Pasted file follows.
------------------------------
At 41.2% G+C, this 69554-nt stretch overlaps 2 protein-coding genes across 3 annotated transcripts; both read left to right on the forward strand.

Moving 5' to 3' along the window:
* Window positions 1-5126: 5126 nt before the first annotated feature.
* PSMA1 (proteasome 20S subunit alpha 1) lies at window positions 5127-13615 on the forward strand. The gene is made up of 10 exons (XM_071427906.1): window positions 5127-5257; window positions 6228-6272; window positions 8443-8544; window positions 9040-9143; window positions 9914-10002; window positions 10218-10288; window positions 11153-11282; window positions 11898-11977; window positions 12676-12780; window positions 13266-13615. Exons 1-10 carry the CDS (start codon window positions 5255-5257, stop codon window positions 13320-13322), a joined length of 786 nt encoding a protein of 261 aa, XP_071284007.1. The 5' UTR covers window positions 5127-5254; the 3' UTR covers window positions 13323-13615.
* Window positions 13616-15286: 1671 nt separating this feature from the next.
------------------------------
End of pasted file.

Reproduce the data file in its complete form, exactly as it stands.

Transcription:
At 41.2% G+C, this 69554-nt stretch overlaps 2 protein-coding genes across 3 annotated transcripts; both read left to right on the forward strand.

Moving 5' to 3' along the window:
* Window positions 1-5126: 5126 nt before the first annotated feature.
* PSMA1 (proteasome 20S subunit alpha 1) lies at window positions 5127-13615 on the forward strand. The gene is made up of 10 exons (XM_071427906.1): window positions 5127-5257; window positions 6228-6272; window positions 8443-8544; window positions 9040-9143; window positions 9914-10002; window positions 10218-10288; window positions 11153-11282; window positions 11898-11977; window positions 12676-12780; window positions 13266-13615. Exons 1-10 carry the CDS (start codon window positions 5255-5257, stop codon window positions 13320-13322), a joined length of 786 nt encoding a protein of 261 aa, XP_071284007.1. The 5' UTR covers window positions 5127-5254; the 3' UTR covers window positions 13323-13615.
* Window positions 13616-15286: 1671 nt separating this feature from the next.